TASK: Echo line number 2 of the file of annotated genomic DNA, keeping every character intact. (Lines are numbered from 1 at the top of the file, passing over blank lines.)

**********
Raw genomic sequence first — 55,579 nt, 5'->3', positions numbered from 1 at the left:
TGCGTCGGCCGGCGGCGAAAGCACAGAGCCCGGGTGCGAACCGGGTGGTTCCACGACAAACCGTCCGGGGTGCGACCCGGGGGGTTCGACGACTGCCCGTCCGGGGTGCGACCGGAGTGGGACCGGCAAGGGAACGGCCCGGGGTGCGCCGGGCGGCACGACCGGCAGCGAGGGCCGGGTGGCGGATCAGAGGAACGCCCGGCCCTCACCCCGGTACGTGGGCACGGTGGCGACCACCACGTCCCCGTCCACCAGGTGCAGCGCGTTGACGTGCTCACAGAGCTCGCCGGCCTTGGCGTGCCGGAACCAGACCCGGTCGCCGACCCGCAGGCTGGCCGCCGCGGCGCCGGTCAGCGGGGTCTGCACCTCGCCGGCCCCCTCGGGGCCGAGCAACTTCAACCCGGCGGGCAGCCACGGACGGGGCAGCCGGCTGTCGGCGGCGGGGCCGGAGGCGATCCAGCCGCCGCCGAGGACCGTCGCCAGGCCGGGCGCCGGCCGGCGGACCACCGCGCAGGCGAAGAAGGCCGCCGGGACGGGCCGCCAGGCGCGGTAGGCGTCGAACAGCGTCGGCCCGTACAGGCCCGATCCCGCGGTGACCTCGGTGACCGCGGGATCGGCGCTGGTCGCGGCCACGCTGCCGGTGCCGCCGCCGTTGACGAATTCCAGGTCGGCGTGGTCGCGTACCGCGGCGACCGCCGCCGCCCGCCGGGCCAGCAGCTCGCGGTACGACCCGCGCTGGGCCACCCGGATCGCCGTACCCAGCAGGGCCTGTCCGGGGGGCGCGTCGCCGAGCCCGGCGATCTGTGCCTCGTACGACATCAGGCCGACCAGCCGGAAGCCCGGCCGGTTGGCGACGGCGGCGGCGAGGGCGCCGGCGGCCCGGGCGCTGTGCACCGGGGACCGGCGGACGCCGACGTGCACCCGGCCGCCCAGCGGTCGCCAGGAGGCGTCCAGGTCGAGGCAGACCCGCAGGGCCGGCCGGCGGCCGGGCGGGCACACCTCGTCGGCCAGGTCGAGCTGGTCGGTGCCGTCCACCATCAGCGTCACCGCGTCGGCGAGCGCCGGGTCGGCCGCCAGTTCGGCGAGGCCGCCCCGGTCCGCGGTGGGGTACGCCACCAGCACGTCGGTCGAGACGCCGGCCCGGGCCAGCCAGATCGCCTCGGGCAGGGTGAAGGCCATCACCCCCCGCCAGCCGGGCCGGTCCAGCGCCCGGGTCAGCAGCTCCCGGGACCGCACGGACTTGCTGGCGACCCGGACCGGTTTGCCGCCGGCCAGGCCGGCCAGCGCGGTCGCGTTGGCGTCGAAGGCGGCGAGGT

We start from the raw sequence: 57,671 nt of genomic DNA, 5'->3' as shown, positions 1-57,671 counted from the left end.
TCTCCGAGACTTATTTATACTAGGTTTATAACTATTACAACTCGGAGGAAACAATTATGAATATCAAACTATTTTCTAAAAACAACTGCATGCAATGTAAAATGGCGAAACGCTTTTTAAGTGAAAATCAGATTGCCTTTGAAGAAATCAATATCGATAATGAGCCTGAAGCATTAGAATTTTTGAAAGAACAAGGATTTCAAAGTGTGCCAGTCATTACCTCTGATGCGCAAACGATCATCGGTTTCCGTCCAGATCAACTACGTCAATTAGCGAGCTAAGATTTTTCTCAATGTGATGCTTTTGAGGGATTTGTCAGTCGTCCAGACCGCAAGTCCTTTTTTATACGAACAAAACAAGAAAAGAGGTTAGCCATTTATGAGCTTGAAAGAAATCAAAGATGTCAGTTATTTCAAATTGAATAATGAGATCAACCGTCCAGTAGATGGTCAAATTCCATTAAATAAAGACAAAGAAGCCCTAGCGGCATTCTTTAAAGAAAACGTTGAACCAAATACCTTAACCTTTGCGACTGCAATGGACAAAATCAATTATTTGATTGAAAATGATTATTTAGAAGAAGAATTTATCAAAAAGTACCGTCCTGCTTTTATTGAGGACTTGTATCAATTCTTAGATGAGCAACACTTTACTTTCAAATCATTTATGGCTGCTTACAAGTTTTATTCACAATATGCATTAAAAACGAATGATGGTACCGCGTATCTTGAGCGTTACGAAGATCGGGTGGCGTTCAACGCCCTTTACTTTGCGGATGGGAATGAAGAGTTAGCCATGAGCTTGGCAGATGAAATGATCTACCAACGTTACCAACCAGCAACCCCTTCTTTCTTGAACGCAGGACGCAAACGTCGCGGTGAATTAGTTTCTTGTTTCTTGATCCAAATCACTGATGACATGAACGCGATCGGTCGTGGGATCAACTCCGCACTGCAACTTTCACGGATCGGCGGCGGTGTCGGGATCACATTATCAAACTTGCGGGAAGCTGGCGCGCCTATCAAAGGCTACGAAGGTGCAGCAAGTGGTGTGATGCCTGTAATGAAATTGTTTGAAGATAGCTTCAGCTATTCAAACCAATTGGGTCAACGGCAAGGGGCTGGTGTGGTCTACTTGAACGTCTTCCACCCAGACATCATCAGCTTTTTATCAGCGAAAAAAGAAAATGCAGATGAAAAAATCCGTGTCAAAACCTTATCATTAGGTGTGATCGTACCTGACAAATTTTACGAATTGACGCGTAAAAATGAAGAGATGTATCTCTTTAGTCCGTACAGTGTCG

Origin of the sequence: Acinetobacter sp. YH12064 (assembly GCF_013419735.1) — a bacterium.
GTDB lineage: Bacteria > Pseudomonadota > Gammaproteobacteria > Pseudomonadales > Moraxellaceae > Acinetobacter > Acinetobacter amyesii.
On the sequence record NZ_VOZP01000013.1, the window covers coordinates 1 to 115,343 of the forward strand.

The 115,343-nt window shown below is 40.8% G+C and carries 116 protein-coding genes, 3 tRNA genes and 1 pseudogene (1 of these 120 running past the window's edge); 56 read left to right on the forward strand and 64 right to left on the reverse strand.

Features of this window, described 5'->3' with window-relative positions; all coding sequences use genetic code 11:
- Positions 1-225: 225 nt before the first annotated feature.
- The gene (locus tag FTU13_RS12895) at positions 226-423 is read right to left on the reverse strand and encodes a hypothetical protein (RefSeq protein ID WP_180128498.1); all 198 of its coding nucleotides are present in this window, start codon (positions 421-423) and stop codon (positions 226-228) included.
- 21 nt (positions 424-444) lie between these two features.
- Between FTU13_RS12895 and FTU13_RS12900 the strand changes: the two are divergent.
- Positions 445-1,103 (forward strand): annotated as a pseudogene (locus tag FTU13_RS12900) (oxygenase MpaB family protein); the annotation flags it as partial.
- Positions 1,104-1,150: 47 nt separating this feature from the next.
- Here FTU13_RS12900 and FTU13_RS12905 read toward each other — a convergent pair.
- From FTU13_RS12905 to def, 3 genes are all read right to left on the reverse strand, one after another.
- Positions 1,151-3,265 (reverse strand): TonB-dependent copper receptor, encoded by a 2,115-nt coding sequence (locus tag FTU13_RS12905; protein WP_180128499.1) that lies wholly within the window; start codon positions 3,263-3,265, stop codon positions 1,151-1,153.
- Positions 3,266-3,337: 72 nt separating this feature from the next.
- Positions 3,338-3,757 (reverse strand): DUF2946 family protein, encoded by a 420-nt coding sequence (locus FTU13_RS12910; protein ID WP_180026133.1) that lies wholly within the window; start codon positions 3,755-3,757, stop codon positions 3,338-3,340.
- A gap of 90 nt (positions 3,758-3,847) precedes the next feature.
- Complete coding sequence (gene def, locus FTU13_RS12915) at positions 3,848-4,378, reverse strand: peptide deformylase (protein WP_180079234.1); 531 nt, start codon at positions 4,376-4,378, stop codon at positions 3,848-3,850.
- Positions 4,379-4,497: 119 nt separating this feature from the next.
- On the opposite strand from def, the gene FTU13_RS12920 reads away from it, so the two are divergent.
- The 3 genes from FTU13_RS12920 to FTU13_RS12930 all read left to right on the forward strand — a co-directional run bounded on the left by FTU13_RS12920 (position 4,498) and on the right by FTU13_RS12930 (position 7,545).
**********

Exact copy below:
TGCGTCGGCCGGCGGCGAAAGCACAGAGCCCGGGTGCGAACCGGGTGGTTCCACGACAAACCGTCCGGGGTGCGACCCGGGGGGTTCGACGACTGCCCGTCCGGGGTGCGACCGGAGTGGGACCGGCAAGGGAACGGCCCGGGGTGCGCCGGGCGGCACGACCGGCAGCGAGGGCCGGGTGGCGGATCAGAGGAACGCCCGGCCCTCACCCCGGTACGTGGGCACGGTGGCGACCACCACGTCCCCGTCCACCAGGTGCAGCGCGTTGACGTGCTCACAGAGCTCGCCGGCCTTGGCGTGCCGGAACCAGACCCGGTCGCCGACCCGCAGGCTGGCCGCCGCGGCGCCGGTCAGCGGGGTCTGCACCTCGCCGGCCCCCTCGGGGCCGAGCAACTTCAACCCGGCGGGCAGCCACGGACGGGGCAGCCGGCTGTCGGCGGCGGGGCCGGAGGCGATCCAGCCGCCGCCGAGGACCGTCGCCAGGCCGGGCGCCGGCCGGCGGACCACCGCGCAGGCGAAGAAGGCCGCCGGGACGGGCCGCCAGGCGCGGTAGGCGTCGAACAGCGTCGGCCCGTACAGGCCCGATCCCGCGGTGACCTCGGTGACCGCGGGATCGGCGCTGGTCGCGGCCACGCTGCCGGTGCCGCCGCCGTTGACGAATTCCAGGTCGGCGTGGTCGCGTACCGCGGCGACCGCCGCCGCCCGCCGGGCCAGCAGCTCGCGGTACGACCCGCGCTGGGCCACCCGGATCGCCGTACCCAGCAGGGCCTGTCCGGGGGGCGCGTCGCCGAGCCCGGCGATCTGTGCCTCGTACGACATCAGGCCGACCAGCCGGAAGCCCGGCCGGTTGGCGACGGCGGCGGCGAGGGCGCCGGCGGCCCGGGCGCTGTGCACCGGGGACCGGCGGACGCCGACGTGCACCCGGCCGCCCAGCGGTCGCCAGGAGGCGTCCAGGTCGAGGCAGACCCGCAGGGCCGGCCGGCGGCCGGGCGGGCACACCTCGTCGGCCAGGTCGAGCTGGTCGGTGCCGTCCACCATCAGCGTCACCGCGTCGGCGAGCGCCGGGTCGGCCGCCAGTTCGGCGAGGCCGCCCCGGTCCGCGGTGGGGTACGCCACCAGCACGTCGGTCGAGACGCCGGCCCGGGCCAGCCAGATCGCCTCGGGCAGGGTGAAGGCCATCACCCCCCGCCAGCCGGGCCGGTCCAGCGCCCGGGTCAGCAGCTCCCGGGACCGCACGGACTTGCTGGCGACCCGGACCGGTTTGCCGCCGGCCAGGCCGGCCAGCGCGGTCGCGTTGGCGTCGAAGGCGGCGAGGT